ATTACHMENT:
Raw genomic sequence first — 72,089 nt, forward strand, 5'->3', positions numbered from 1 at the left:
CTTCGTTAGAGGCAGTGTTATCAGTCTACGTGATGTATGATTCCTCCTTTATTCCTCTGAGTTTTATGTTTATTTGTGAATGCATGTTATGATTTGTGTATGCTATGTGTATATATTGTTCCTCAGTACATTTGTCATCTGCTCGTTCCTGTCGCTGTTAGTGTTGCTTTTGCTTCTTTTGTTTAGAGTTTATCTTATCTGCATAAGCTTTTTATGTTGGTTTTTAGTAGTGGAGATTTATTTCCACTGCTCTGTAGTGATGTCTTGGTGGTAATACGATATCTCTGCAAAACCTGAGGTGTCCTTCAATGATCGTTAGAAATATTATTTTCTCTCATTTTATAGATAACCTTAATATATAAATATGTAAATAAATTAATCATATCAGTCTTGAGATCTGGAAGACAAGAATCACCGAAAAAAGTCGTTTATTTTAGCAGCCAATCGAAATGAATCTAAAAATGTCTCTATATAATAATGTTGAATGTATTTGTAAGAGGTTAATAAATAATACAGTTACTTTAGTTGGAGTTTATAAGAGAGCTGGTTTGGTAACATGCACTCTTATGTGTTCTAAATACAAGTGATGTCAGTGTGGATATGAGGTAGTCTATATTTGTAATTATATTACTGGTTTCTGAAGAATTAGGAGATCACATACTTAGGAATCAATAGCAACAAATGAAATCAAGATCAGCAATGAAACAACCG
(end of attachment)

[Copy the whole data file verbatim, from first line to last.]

Raw genomic sequence first — 72,089 nt, forward strand, 5'->3', positions numbered from 1 at the left:
CTTCGTTAGAGGCAGTGTTATCAGTCTACGTGATGTATGATTCCTCCTTTATTCCTCTGAGTTTTATGTTTATTTGTGAATGCATGTTATGATTTGTGTATGCTATGTGTATATATTGTTCCTCAGTACATTTGTCATCTGCTCGTTCCTGTCGCTGTTAGTGTTGCTTTTGCTTCTTTTGTTTAGAGTTTATCTTATCTGCATAAGCTTTTTATGTTGGTTTTTAGTAGTGGAGATTTATTTCCACTGCTCTGTAGTGATGTCTTGGTGGTAATACGATATCTCTGCAAAACCTGAGGTGTCCTTCAATGATCGTTAGAAATATTATTTTCTCTCATTTTATAGATAACCTTAATATATAAATATGTAAATAAATTAATCATATCAGTCTTGAGATCTGGAAGACAAGAATCACCGAAAAAAGTCGTTTATTTTAGCAGCCAATCGAAATGAATCTAAAAATGTCTCTATATAATAATGTTGAATGTATTTGTAAGAGGTTAATAAATAATACAGTTACTTTAGTTGGAGTTTATAAGAGAGCTGGTTTGGTAACATGCACTCTTATGTGTTCTAAATACAAGTGATGTCAGTGTGGATATGAGGTAGTCTATATTTGTAATTATATTACTGGTTTCTGAAGAATTAGGAGATCACATACTTAGGAATCAATAGCAACAAATGAAATCAAGATCAGCAATGAAACAACCG